Example 4.1.5.

The function \(f(x) := \abs{x}\) is not differentiable at the origin. When \(x > 0\text{,}\)

\begin{equation*} \frac{\abs{x}-\abs{0}}{x-0} = \frac{x-0}{x-0} = 1 . \end{equation*}

When \(x < 0\text{,}\)

\begin{equation*} \frac{\abs{x}-\abs{0}}{x-0} = \frac{-x-0}{x-0} = -1 . \end{equation*}

A famous example of Weierstrass shows that there exists a continuous function that is not differentiable at any point. The construction of this function is beyond the scope of this chapter. On the other hand, a differentiable function is always continuous.


We know the limits

\begin{equation*} \lim_{x\to c}\frac{f(x)-f(c)}{x-c} = f'(c) \qquad \text{and} \qquad \lim_{x\to c}(x-c) = 0 \end{equation*}

exist. Furthermore,

\begin{equation*} f(x)-f(c) = \left( \frac{f(x)-f(c)}{x-c} \right) (x-c) . \end{equation*}

Therefore, the limit of \(f(x)-f(c)\) exists and

\begin{equation*} \lim_{x\to c} \bigl( f(x)-f(c) \bigr) = \left(\lim_{x\to c} \frac{f(x)-f(c)}{x-c} \right) \left(\lim_{x\to c} (x-c) \right) = f'(c) \cdot 0 = 0. \end{equation*}

Hence \(\lim\limits_{x\to c} f(x) = f(c)\text{,}\) and \(f\) is continuous at \(c\text{.}\)

An important property of the derivative is linearity. The derivative is the approximation of a function by a straight line. The slope of a line through two points changes linearly when the \(y\)-coordinates are changed linearly. By taking the limit, it makes sense that the derivative is linear.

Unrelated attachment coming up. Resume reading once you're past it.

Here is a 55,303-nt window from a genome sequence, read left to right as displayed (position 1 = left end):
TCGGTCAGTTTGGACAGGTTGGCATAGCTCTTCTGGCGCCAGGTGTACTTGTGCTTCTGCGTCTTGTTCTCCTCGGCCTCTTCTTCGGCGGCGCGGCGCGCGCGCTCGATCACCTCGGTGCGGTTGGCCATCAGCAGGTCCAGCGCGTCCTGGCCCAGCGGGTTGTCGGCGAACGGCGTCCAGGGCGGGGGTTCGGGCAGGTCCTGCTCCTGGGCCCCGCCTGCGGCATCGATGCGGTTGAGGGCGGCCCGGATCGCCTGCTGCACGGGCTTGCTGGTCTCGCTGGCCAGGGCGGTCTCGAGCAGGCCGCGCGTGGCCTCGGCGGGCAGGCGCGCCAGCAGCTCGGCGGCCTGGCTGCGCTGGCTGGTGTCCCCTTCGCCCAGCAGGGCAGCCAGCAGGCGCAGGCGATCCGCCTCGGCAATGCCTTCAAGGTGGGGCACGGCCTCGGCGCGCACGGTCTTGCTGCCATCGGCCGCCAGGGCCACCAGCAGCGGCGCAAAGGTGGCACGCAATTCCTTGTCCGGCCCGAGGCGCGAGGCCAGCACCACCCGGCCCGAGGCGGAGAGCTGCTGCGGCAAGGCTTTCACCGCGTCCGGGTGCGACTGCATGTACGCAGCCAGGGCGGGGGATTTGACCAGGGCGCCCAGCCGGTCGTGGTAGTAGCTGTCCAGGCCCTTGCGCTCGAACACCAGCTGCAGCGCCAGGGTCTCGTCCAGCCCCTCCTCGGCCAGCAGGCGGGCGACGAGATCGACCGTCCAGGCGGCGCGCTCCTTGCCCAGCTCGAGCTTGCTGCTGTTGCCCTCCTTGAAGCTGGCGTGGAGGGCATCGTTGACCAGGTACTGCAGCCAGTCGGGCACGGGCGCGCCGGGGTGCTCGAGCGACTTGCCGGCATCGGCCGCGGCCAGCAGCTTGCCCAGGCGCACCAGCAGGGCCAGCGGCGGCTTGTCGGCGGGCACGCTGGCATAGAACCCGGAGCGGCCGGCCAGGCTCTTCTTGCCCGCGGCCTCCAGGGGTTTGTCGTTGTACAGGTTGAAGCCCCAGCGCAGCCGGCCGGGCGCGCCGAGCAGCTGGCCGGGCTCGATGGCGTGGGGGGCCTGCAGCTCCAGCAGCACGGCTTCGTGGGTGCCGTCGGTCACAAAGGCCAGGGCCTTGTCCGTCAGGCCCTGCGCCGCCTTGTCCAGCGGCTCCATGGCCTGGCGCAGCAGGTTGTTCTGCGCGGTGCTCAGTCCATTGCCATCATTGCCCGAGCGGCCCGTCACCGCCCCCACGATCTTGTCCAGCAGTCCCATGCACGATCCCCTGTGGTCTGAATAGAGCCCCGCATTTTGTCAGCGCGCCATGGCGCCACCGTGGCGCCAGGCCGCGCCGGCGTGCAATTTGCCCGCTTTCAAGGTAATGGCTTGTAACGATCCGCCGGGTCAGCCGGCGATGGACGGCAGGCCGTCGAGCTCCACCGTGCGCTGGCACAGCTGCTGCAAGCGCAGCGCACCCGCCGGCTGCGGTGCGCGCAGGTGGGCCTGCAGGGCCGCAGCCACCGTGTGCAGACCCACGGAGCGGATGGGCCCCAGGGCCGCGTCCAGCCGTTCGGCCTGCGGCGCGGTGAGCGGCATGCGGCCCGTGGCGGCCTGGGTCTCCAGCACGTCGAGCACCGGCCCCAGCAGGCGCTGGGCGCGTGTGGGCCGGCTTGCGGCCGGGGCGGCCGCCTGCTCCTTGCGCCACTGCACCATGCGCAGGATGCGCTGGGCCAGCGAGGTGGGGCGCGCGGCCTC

First, let \(h(x) := \alpha f(x)\text{.}\) For \(x \in I\text{,}\) \(x \not= c\text{,}\)

\begin{equation*} \frac{h(x)-h(c)}{x-c} = \frac{\alpha f(x) - \alpha f(c)}{x-c} = \alpha \frac{f(x) - f(c)}{x-c} . \end{equation*}

The limit as \(x\) goes to \(c\) exists on the right-hand side by Corollary 3.1.12. We get

\begin{equation*} \lim_{x\to c}\frac{h(x)-h(c)}{x-c} = \alpha \lim_{x\to c} \frac{f(x) - f(c)}{x-c} . \end{equation*}

Therefore, \(h\) is differentiable at \(c\text{,}\) and the derivative is computed as given.

Next, define \(h(x) := f(x)+g(x)\text{.}\) For \(x \in I\text{,}\) \(x \not= c\text{,}\) we have

\begin{equation*} \frac{h(x)-h(c)}{x-c} = \frac{\bigl(f(x) + g(x)\bigr) - \bigl(f(c) + g(c)\bigr)}{x-c} = \frac{f(x) - f(c)}{x-c} + \frac{g(x) - g(c)}{x-c} . \end{equation*}

The limit as \(x\) goes to \(c\) exists on the right-hand side by Corollary 3.1.12. We get

\begin{equation*} \lim_{x\to c}\frac{h(x)-h(c)}{x-c} = \lim_{x\to c} \frac{f(x) - f(c)}{x-c} + \lim_{x\to c}\frac{g(x) - g(c)}{x-c} . \end{equation*}

Therefore, \(h\) is differentiable at \(c\text{,}\) and the derivative is computed as given.

It is not true that the derivative of a multiple of two functions is the multiple of the derivatives. Instead we get the so-called product rule or the Leibniz rule 1 .

The proof of the product rule is left as an exercise. The key to the proof is the identity \(f(x) g(x) - f(c) g(c) = f(x)\bigl( g(x) - g(c) \bigr) + \bigl( f(x) - f(c) \bigr) g(c)\text{,}\) which is illustrated in Figure 4.2.

Figure 4.2. The idea of product rule. The area of the entire rectangle \(f(x)g(x)\) differs from the area of the white rectangle \(f(c)g(c)\) by the area of the lightly shaded rectangle \(f(x)\bigl( g(x) - g(c) \bigr)\) plus the darker rectangle \(\bigl( f(x) - f(c) \bigr) g(c)\text{.}\) In other words, \(\Delta (f \cdot g) = f \cdot \Delta g + \Delta f \cdot g\text{.}\)